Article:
RICHMOND -- After days scanning the earth surrounding the closed Dornan Tunnel with radar, engineers are optimistic they won't find other areas of failing concrete and voids surrounding the nearly 100-year-old tunnel.
"So far they've found nothing else," said Melissa Tigbao, the city's project manager. "By next week we'll have more information for the structural engineers to develop a plan to remedy the problem."
The investigation has been ongoing since Feb. 8, when workers for TPA Construction Inc., a contractor hired by the city to shore up leaks in the tunnel and improve drainage, discovered an area on top of the inside of the tunnel that showed "significant concrete failure," including flakes of concrete falling to the road below.
When they looked closer, workers discovered a hollow area 12 feet long by 10 feet wide and 4 to 6 feet deep above the concrete tunnel, which had deteriorated to as thin as 4 inches in some spots.
The discovery shut down the tunnel until at least April 30 and temporarily halted work begun in January.
Along with structural issues, the situation also raises new political questions as speculation swirls about how much the unforeseen repairs may cost the city.
"If we don't find any more large voids, we should be able to reopen on schedule," said Zak Conway, project engineer from Swinerton Inc., one of several contractors on the project. "But the void we've already found will be an extra cost
Conway said a "rough estimate" to fill the void with concrete or do repairs to the failing area of the tunnel would be "up to around $100,000," but he cautioned that there was still more information to gather. Engineers have now scanned about half the tunnel, city officials said.
Conway added that there was never danger of the mountain crushing the tunnel, only of concrete slabs chipping and falling.
"They blasted it through solid rock and poured concrete," Conway said. "It's strong."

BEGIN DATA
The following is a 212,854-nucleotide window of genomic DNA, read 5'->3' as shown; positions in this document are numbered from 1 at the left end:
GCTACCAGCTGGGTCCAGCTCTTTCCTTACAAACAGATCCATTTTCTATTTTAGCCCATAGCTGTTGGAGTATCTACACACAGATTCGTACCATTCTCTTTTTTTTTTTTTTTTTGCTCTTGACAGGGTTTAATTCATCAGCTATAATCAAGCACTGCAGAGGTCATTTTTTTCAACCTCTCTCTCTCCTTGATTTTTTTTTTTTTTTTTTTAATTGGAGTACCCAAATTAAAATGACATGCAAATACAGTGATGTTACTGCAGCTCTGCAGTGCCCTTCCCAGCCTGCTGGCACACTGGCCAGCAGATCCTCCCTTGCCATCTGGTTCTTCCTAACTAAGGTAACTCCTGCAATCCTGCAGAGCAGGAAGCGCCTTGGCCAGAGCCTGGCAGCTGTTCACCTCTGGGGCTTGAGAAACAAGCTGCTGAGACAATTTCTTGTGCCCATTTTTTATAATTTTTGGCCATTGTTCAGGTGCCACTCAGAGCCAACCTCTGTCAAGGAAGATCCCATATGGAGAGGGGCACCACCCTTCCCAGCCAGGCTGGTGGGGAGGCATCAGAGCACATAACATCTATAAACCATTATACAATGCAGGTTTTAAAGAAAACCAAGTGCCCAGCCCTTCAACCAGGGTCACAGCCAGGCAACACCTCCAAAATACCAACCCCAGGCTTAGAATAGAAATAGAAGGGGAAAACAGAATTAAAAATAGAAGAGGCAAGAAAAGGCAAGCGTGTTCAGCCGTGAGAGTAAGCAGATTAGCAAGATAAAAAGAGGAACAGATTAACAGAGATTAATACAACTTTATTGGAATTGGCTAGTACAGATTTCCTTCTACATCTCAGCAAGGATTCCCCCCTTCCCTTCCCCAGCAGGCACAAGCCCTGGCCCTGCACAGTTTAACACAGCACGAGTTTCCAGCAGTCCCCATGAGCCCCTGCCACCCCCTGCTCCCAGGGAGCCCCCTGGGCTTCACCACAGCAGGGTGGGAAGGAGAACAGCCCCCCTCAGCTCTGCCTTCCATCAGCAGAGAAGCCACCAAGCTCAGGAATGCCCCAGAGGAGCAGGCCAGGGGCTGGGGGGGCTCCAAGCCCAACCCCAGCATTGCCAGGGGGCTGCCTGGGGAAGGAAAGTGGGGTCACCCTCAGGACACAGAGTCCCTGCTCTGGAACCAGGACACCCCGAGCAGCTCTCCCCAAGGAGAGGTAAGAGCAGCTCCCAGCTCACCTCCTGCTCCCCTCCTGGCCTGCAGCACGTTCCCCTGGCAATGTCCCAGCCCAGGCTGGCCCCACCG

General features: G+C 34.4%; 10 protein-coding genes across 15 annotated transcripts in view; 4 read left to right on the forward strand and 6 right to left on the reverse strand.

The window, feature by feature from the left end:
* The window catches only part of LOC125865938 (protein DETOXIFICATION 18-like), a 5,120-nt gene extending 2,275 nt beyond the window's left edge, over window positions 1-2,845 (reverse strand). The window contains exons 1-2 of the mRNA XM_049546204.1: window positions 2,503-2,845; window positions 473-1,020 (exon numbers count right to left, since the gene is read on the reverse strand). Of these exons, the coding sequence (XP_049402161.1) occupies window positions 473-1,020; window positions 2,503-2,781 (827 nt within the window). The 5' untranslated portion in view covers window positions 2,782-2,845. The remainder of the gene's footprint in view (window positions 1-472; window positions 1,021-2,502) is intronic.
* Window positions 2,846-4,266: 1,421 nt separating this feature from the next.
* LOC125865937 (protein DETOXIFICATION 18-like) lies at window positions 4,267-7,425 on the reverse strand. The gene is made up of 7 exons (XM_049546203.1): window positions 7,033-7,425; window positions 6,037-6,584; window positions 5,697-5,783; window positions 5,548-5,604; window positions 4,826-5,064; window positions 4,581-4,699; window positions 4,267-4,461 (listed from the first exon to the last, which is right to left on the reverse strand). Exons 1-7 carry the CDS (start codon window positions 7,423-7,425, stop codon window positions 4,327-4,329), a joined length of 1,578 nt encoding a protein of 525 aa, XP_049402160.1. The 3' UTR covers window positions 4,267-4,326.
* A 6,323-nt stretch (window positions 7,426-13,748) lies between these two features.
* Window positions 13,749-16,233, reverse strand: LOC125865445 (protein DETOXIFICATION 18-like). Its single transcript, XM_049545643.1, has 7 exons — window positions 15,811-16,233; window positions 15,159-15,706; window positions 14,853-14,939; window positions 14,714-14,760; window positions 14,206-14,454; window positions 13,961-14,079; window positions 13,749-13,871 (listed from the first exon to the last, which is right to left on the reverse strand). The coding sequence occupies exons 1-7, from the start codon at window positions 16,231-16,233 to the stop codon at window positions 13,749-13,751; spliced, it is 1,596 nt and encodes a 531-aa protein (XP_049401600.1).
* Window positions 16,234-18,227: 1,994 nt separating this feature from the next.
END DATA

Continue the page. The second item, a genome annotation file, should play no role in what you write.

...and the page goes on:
Any new costs will likely meet political resistance. The initial work narrowly passed the City Council in October, despite more than half the $820,000 in costs being funded by a federal Department of Transportation grant.
"We paid for an inspection of the tunnel and they told us what the project would cost," said Councilman Corky Boozé, who voted against the tunnel repairs. "Now that they got the contract these contractors find that they need to do more work and it's going to cost more taxpayer money. I don't know what this game is but I want it stopped."
Tigbao said structural engineers from another contractor, The Crosby Group, assessed the tunnel last year before making recommendations, but their "investigations included testing along the sides of the tunnel in order to design the drainage system."
"It was in their scope to go along the sides (of the tunnel), and they may have not touched or looked at the top," Tigbao said. "But I wouldn't point a finger at them."
While the tunnel is closed, motorists and cyclists must detour via Washington Avenue to Western Drive or via Canal Boulevard and Seacliff Drive, which run through the Brickyard Cove and Seacliff neighborhoods. Point Richmond residents have already expressed concerns over increased traffic on Washington Avenue, a narrow residential street through the quaint historic district.
Councilman Tom Butt, a Point Richmond resident, said the city can afford to spend more to ensure the tunnel is able to reopen and be safe.
"We are going to take the money we saved by not having a (special) election and spend it on the tunnel," Butt said, referring to the council's recent decision to appoint Jael Myrick rather than spend an estimated $200,000 to hold a June election to fill a council vacancy.
Butt said Boozé, his council rival, "probably wants to shut the tunnel down forever," adding "That would cause a firestorm of community protest."